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Posted October 14, 2019, by Art S. (asuckewer [at] knite [dot] com)

That'll buff right out...

Interestingly, it hasn't been salvaged.

Any idea as to the builder and if the '06 and '12 dates are reliable?

Regards,

Art S.

Posted October 13, 2019, by Luke

Image here: https://www.newspapers.com/newspage/526521687/

Builder source is the same article for the Wakefield bridge lost in the 1935 Flood.

Posted October 13, 2019, by Luke

Builder appears in article here: https://www.newspapers.com/newspage/12643654/

Posted October 13, 2019, by Luke

Found an article with builders for this one: https://www.newspapers.com/newspage/486811626/

Posted October 13, 2019, by Luke

This popped up in my search for info on these bridges. https://www.newspapers.com/newspage/383827225/

Posted October 13, 2019, by Luke

Amendment to the previous comment: The bridge was likely built post 1935, as this still from a USGS report about a flood shows a two span Pratt:

Posted October 13, 2019, by Tony Dillon (spansaver [at] hotmail [dot] com)

Thank you guys! I told Melissa something looked off and I was actually trying to find one of those to compare with. Not a type I am very familiar with for sure!!

Posted October 13, 2019, by Melissa Brand-Welch (melissabrandwelch [at] msn [dot] com)

Oh I love the thought of it being inundated but I believe it was removed.

Posted October 13, 2019, by Anonymous

Okay, I guess the article mentioned that the bridge would be removed. Too bad. There are only two Kansas cantilevers left to the best of my knowledge. One in Kansas, and one in Nebraska.

Posted October 13, 2019, by Anonymous

The Republican River is large enough here that a Kansas cantilever would make sense. there used to be one a little farther downstream near Junction City. I drove across it a few times in the late 90s before it was replaced.

Posted October 13, 2019, by Luke

I concur that that's a Kansas Kantilever.

Posted October 13, 2019, by Anonymous

I suspect that this might have been a Kansas cantilever. there is even a remote chance that it might still be extant under the water.

Posted October 13, 2019, by Melissa Brand-Welch (melissabrandwelch [at] msn [dot] com)

Thank you !

Posted October 13, 2019, by Melissa Brand-Welch (melissabrandwelch [at] msn [dot] com)

Y'all having fun without me ??? In all seriousness, I could not find an article to add 🙁

Posted October 13, 2019, by Nathan Holth (webmaster [at] historicbridges [dot] org)

Per field visit this bridge (closely inspected) and the other two NTZR bridges shown on this website (photographed at a distance) all have been altered as part of a repair project. Vertical members replaced with rolled beams, bottom chords replaced with bolted replacement, misc rivets replaced with bolts, misc. plated repairs, etc.

Posted October 13, 2019, by Mike Kerkau (mjkerkau [at] gmail [dot] com)

Might not have to. The "View this photo" link tells the story:

"The Posey Creek bridge on Yale Avenue carried its last vehicle in the fall of 1981, as an earthmover crossed the bridge and caused it to collapse. By July 1982, the steel truss had been removed, but the concrete from the bridge deck had fallen into the creek and formed a small low-water dam. Several trees were removed on the east side of Yale Avenue to allow access for removing the steel truss. Photograph taken January 1, 1982."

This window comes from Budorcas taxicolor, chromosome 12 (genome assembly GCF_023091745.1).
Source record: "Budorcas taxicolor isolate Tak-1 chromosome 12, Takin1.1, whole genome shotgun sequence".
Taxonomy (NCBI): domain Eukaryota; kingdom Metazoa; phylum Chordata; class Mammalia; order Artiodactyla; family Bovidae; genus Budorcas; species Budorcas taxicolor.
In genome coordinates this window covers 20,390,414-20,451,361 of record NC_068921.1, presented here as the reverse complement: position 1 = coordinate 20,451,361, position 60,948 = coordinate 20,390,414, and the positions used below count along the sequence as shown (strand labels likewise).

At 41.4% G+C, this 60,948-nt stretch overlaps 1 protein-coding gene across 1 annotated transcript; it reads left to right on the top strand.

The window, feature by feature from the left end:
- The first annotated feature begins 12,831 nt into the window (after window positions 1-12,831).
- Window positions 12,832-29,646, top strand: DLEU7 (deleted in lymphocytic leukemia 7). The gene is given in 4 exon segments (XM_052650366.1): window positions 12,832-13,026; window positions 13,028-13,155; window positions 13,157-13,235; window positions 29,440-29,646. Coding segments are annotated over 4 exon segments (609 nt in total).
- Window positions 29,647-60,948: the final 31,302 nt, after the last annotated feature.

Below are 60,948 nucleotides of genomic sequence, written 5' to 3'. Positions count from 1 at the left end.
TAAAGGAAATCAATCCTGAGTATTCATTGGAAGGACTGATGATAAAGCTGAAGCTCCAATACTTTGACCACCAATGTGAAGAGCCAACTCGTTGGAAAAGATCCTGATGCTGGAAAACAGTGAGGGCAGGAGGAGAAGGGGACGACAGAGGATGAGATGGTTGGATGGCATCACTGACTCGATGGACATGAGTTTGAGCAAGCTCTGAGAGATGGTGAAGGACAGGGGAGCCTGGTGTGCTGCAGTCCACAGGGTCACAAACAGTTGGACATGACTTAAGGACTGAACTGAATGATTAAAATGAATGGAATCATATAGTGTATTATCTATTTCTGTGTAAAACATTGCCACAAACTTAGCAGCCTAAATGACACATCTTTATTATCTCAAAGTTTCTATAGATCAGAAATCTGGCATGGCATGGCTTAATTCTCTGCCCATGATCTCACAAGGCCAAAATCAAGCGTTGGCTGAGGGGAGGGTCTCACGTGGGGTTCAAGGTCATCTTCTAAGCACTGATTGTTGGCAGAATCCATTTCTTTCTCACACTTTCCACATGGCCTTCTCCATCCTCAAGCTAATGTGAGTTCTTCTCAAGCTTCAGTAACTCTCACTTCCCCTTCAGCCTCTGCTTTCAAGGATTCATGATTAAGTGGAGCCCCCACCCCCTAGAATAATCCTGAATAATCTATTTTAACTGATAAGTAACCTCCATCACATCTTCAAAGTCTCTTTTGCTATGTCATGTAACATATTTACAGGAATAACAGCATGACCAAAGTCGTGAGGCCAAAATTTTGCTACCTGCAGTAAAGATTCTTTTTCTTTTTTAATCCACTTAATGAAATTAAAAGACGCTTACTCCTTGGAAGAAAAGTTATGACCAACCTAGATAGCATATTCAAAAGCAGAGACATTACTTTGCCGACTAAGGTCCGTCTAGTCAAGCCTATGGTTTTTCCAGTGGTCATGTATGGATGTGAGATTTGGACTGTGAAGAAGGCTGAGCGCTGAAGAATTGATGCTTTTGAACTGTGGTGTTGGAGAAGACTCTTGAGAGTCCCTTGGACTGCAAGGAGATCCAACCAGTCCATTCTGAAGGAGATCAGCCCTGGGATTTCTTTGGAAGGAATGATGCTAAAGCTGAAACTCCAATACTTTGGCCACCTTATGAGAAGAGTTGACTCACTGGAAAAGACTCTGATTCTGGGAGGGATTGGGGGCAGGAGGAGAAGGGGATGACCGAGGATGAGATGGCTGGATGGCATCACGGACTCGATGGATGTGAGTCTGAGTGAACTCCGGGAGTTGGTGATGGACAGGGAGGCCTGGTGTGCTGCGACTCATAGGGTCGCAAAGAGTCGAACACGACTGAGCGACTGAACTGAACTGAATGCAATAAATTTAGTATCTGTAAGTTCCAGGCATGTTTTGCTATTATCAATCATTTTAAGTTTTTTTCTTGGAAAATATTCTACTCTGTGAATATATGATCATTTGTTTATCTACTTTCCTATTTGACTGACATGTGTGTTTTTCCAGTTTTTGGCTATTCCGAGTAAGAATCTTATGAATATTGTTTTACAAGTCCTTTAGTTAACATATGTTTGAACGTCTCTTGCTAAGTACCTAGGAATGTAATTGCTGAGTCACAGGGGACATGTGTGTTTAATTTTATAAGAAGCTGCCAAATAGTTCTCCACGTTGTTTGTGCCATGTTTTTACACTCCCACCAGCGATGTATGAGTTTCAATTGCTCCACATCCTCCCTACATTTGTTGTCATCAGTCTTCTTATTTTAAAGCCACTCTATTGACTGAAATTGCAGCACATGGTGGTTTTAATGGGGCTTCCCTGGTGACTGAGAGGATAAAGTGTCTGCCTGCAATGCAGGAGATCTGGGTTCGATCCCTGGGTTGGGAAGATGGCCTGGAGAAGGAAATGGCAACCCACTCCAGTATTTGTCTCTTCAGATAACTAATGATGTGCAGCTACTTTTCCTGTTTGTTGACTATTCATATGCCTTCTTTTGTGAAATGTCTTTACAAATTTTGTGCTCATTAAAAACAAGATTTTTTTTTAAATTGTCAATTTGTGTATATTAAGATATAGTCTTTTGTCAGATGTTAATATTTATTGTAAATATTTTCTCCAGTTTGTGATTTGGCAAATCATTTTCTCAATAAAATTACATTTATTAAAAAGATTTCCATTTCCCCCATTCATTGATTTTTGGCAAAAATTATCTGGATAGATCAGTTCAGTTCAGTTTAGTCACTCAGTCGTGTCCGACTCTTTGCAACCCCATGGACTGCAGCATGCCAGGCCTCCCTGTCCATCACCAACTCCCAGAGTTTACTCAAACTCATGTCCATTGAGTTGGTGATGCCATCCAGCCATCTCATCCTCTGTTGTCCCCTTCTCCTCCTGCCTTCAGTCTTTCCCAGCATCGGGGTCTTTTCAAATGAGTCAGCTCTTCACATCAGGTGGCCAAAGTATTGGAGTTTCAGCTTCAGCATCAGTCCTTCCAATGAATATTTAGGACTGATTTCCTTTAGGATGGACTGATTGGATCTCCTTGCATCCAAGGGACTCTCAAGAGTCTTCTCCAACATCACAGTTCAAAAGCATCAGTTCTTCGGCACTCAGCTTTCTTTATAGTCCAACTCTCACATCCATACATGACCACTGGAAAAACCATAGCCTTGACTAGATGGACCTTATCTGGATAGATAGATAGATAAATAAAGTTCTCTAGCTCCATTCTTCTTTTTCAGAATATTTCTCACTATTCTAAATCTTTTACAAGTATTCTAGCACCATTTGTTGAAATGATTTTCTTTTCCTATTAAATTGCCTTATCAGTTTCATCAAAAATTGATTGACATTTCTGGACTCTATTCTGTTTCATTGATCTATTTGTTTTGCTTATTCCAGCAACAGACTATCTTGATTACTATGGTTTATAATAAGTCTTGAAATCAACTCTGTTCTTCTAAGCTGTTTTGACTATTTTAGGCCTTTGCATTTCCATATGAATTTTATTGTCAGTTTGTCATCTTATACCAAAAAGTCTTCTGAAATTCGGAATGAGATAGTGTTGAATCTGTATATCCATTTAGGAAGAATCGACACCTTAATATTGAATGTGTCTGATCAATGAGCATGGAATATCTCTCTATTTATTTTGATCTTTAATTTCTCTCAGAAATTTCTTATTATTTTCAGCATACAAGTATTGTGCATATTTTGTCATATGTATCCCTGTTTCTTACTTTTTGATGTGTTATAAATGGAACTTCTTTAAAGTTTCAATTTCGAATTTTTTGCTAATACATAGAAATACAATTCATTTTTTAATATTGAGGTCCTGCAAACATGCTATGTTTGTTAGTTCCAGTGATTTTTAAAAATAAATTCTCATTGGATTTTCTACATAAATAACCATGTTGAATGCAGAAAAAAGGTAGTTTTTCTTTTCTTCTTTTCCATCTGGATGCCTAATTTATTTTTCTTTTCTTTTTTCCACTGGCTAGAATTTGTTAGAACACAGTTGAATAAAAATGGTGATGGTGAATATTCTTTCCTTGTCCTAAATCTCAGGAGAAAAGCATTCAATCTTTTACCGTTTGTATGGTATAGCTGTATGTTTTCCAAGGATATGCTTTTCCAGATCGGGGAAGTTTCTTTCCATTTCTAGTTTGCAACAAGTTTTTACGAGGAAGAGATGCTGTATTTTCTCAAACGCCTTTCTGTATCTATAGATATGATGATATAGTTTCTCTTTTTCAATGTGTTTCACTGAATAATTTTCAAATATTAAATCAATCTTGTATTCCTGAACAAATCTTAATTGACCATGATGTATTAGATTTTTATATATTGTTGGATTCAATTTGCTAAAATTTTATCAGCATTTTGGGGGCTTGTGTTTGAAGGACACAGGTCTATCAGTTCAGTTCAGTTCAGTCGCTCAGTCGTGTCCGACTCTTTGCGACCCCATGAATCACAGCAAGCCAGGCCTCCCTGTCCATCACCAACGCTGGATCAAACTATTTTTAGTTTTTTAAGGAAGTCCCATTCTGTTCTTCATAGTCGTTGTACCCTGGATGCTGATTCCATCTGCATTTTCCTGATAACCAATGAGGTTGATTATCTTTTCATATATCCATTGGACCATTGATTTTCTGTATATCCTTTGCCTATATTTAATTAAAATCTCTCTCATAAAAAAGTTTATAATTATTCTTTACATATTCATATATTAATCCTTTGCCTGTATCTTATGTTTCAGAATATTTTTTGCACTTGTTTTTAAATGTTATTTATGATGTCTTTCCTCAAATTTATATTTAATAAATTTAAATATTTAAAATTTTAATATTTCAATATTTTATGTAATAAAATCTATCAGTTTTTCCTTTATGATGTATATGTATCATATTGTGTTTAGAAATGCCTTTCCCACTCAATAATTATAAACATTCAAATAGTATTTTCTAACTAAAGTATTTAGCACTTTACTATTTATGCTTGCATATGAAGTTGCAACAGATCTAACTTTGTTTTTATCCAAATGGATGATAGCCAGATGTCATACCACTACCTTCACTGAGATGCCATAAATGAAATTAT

I can only assume the earthmover was well over the weight limit?

Posted October 13, 2019, by Luke

Fixed the GPS. Tony fixed the truss type. Melissa will find contemporary news articles on the collapse in 3... 2... 1...

Posted October 13, 2019, by Nathan Holth (webmaster [at] historicbridges [dot] org)

Luke... Exactly what I was hoping for when I drove to this bridge. A very sad loss!

Posted October 13, 2019, by Austin Hellwig (the_hellwigfamily [at] att [dot] net)

You need to update the location map, as it shows the bridge on Kimberly Clark Place (the new roadway built from S.H. 67 to 131st Street when the Kimberly-Clark Plant opened). That roadway did not exist when this photo was taken. This bridge was located on Yale Avenue at Posey Creek.

Posted October 13, 2019, by Kerry (Kerry [dot] holloman [at] gmail [dot] com )

Pronounced "sly." Named after Winfield Scott Schley from the Spanish American War. Lived here my entire life!

Posted October 13, 2019, by Robert Elder (robertelder1 [at] gmail [dot] com)

I drove over this bridge last year. People are not kidding when they talk about this bridge having steep approaches. Going over this bridge is quite a ride!

There is a bypass loop around the city, and it avoids this bridge.

Posted October 13, 2019, by John Marvig (marvigj27 [at] gmail [dot] com)

Thanks for the kind words! It helps that todays long gone finds are in an area I visited recently

Posted October 13, 2019, by Tony Dillon (spansaver [at] hotmail [dot] com)

JM... You are the RR man and I always appreciate your help!

Posted October 13, 2019, by Tom Hoffman

The rails on this stone arch have been greatly restored instead of replaced by guardrail(except for one concrete spot). I don't think I've seen something like this done on a stone arch. Too many Decatur County stone arches have been horribly altered to a UCEB top. It makes me wonder who the county had fix the rails, and this person/company should do it to many more.

Posted October 13, 2019, by John Marvig (marvigj27 [at] gmail [dot] com)

No problem! I'll keep adding any info I can find on your railroad entries.

Posted October 13, 2019, by Melissa Brand-Welch (melissabrandwelch [at] msn [dot] com)

John, I appreciate it very much. Thank you!

Posted October 13, 2019, by John Marvig (marvigj27 [at] gmail [dot] com)

Melissa, I added the railroad information and some general design info.